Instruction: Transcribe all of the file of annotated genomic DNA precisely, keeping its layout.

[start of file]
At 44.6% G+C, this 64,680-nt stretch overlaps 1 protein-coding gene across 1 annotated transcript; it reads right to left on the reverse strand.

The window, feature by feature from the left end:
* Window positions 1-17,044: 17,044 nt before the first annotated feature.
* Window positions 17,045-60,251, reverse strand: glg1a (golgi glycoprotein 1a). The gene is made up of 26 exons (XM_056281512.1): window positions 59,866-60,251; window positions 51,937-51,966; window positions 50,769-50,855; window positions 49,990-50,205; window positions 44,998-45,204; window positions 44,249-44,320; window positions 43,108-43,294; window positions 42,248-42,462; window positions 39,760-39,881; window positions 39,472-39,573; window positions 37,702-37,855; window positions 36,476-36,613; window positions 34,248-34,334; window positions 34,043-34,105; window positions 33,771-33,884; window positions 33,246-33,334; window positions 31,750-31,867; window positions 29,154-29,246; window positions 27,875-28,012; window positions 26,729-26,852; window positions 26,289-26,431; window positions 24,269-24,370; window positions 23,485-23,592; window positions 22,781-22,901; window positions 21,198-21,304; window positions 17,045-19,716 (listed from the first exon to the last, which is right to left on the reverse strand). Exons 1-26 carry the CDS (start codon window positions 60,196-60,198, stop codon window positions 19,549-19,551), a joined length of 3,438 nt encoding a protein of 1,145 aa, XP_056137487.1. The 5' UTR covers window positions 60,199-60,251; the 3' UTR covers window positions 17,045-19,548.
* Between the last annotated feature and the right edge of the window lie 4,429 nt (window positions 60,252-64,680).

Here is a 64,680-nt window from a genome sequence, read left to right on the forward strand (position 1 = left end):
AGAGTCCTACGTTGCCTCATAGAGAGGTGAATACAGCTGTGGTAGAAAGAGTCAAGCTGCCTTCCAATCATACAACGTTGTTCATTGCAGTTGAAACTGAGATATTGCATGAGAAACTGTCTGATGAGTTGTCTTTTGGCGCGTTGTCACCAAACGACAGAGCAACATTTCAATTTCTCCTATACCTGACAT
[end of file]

At 44.6% G+C, this 64,680-nt stretch overlaps 1 protein-coding gene across 1 annotated transcript; it reads right to left on the reverse strand.

The window, feature by feature from the left end:
* Window positions 1-17,044: 17,044 nt before the first annotated feature.
* Window positions 17,045-60,251, reverse strand: glg1a (golgi glycoprotein 1a). The gene is made up of 26 exons (XM_056281512.1): window positions 59,866-60,251; window positions 51,937-51,966; window positions 50,769-50,855; window positions 49,990-50,205; window positions 44,998-45,204; window positions 44,249-44,320; window positions 43,108-43,294; window positions 42,248-42,462; window positions 39,760-39,881; window positions 39,472-39,573; window positions 37,702-37,855; window positions 36,476-36,613; window positions 34,248-34,334; window positions 34,043-34,105; window positions 33,771-33,884; window positions 33,246-33,334; window positions 31,750-31,867; window positions 29,154-29,246; window positions 27,875-28,012; window positions 26,729-26,852; window positions 26,289-26,431; window positions 24,269-24,370; window positions 23,485-23,592; window positions 22,781-22,901; window positions 21,198-21,304; window positions 17,045-19,716 (listed from the first exon to the last, which is right to left on the reverse strand). Exons 1-26 carry the CDS (start codon window positions 60,196-60,198, stop codon window positions 19,549-19,551), a joined length of 3,438 nt encoding a protein of 1,145 aa, XP_056137487.1. The 5' UTR covers window positions 60,199-60,251; the 3' UTR covers window positions 17,045-19,548.
* Between the last annotated feature and the right edge of the window lie 4,429 nt (window positions 60,252-64,680).

Here is a 64,680-nt window from a genome sequence, read left to right on the forward strand (position 1 = left end):
AGAGTCCTACGTTGCCTCATAGAGAGGTGAATACAGCTGTGGTAGAAAGAGTCAAGCTGCCTTCCAATCATACAACGTTGTTCATTGCAGTTGAAACTGAGATATTGCATGAGAAACTGTCTGATGAGTTGTCTTTTGGCGCGTTGTCACCAAACGACAGAGCAACATTTCAATTTCTCCTATACCTGACAT